In the world of viticulture, ice wines are the new kid on the block — or are they? Back in Roman times, Pliny the Elder wrote that certain grape varieties should not be harvested until the first frost had occurred. And the poet Martial recommended that grapes be left on the vine until November, or until they stiffened with frost. Whether or not the Romans were on to something has been lost to history, but one thing is for sure: Canadian winemakers are taking their advice and surrendering their grapes to the frost — and the results are nothing short of spectacular.
What Is Ice Wine?
Ice wine is a very sweet wine that’s often served with dessert or at the end of a meal. It’s made from grapes that have frozen on the vine, which happens with air temperatures of 17.6 degrees. Working quickly so that the grapes don’t have time to thaw, winemakers pick and press the grapes while they’re still frozen. Only the highly concentrated juice is pressed from the frozen berries, leaving behind the icy water crystals and producing an intensely flavored product.
Many different kinds of grapes can be used in the process, including riesling, cabernet Franc, chenin blanc, vidal blanc, and merlot. However, that’s where the flexibility ends. The term “ice wine” can only be applied if the grapes are naturally frozen and if their sugar level measures 35 degrees Brix (a measurement of the amount of sugar in an aqueous solution) or higher. It’s a highly regulated process that ensures that consumers can be confident about what they’re buying.
Flavor And Pairings
Ice wine is sweet — very sweet. In fact, it’s about twice as sweet as a soda pop. A little definitely goes a long way! For that reason, ice wine is often sold in smaller bottles than regular wine. Half-size bottles and gift bottles containing as little as 1.7 ounces are common.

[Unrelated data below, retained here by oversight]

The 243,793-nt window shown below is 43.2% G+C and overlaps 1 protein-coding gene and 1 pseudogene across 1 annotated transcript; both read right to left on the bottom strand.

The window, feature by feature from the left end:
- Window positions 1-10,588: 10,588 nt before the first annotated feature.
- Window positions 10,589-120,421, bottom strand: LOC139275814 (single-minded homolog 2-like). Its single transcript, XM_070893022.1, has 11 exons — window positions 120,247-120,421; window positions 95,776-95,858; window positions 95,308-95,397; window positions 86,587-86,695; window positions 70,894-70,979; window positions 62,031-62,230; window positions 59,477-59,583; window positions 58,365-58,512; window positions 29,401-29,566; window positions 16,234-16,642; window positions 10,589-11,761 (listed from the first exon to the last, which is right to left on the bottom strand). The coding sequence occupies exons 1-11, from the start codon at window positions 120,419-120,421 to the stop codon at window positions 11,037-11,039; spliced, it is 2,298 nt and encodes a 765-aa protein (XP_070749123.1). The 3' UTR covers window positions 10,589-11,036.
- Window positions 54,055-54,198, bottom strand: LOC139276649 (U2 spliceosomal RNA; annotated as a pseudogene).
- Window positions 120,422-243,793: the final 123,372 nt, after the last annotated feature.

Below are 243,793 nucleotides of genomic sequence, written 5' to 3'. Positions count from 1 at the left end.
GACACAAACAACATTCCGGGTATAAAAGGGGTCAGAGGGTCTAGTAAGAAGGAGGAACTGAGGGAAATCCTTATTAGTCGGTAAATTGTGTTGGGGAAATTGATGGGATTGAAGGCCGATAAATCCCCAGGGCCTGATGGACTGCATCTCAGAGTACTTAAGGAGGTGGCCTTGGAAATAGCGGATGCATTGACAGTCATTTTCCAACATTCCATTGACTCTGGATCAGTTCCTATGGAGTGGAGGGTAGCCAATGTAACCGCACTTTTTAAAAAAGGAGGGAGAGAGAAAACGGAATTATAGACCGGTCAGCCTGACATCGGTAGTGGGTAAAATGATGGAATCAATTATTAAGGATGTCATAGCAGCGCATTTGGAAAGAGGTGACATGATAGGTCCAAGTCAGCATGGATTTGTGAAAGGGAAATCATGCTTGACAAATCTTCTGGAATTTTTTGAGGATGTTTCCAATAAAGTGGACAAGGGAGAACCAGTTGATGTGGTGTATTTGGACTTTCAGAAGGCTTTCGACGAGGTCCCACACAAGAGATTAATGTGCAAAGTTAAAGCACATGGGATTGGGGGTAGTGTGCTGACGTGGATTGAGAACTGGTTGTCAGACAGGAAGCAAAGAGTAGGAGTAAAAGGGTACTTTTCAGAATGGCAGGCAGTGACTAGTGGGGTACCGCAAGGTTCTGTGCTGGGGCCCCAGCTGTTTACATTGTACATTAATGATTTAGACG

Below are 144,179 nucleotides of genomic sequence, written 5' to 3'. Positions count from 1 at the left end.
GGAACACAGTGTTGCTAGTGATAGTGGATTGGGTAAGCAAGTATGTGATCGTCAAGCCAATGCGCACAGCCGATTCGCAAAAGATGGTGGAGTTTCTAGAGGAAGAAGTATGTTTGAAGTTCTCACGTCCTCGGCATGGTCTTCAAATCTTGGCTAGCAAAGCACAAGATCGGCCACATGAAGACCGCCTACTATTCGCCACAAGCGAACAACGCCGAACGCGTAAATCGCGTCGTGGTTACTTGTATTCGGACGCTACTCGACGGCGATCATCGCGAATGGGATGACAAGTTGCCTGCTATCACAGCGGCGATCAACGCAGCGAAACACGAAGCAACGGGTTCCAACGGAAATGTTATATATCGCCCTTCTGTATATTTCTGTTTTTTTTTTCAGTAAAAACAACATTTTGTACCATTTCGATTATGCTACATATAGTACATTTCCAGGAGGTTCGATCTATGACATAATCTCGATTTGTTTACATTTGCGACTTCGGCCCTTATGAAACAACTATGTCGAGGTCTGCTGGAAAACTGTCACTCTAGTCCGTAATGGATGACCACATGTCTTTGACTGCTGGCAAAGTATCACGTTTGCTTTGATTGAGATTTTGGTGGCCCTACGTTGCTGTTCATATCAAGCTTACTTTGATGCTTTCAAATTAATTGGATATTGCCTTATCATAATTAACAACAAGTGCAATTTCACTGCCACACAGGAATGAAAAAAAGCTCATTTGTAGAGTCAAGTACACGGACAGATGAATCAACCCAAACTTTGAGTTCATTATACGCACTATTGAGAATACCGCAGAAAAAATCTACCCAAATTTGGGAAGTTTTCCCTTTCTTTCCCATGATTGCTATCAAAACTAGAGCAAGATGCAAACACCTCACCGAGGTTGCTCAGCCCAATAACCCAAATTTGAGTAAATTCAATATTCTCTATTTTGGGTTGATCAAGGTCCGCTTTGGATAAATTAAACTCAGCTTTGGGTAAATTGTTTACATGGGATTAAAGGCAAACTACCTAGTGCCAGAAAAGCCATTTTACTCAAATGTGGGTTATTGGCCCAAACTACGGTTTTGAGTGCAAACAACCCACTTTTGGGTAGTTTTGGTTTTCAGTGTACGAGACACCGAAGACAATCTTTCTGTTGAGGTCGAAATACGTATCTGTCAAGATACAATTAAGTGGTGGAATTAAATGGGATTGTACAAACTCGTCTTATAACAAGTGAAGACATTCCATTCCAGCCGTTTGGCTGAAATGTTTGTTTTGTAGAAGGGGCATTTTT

Ice wine’s intensely sweet flavor pairs well with sugary desserts like fruit and chocolate. It can also be enjoyed on its own as an alternative to dessert. Ice wine also goes well with rich, buttery, strong foods like cheese and foie gras. A cheese plate with figs, dark chocolate, honey, and a touch of pate would be the perfect set of nibbles to accompany ice wine.
How Is Ice Wine Made?
To say that making ice wine is a tricky business would be an understatement. The grapes used for ice wines require a hard freeze after they are ripened. The ripened grapes hang on the vines for several months until winter sets in. During this time of waiting, they’re susceptible to damage, rot, and raids by birds and other critters. Starlings, deer, and insects all love feasting on the grapes designated for ice wine. What’s more, there’s no telling when the perfect frost will come — or if it will come at all. Other times, the frost is too severe, rendering the grapes unusable. Wine presses can break if winemakers try to press the grapes when the temperature is too cold.
Grape preservation and weather conditions are only part of the challenge. The entire process is extremely labor-intensive. Nearly all winemakers pick their grapes by hand, in just a few hours, before pressing the grapes in unheated spaces — all in the middle of winter! The monumental task of assembling a workforce to perform exhausting physical labor all through the night in freezing conditions with just a few hours’ notice isn’t easy. Many smaller vineyards recruit friends and family to do the job, and sometimes urgent calls go out to the community for assistance. In return, the vineyard provides hot and hearty meals, gifts of regular wine, and a festive atmosphere. If you aren’t afraid of hard work and you have sturdy, warm boots and winter clothing, being part of an ice wine harvest can be an extremely memorable event.
Who Makes Ice Wine?
Canada is the world’s largest producer of ice wine. In fact, Canada produces more ice wine than all other countries combined! Germany and Austria come in second and third, respectively, and there are tiny ice wine operations in other countries, including the United States, Italy, and Japan.
Ice wine was first produced in Canada in 1972 in British Columbia’s Okanagan Valley. However, it was first produced for commercial purposes in Ontario’s Niagara-on-the-Lake wine region in 1984. Since then, Ontario has been the undisputed global leader in ice wine production.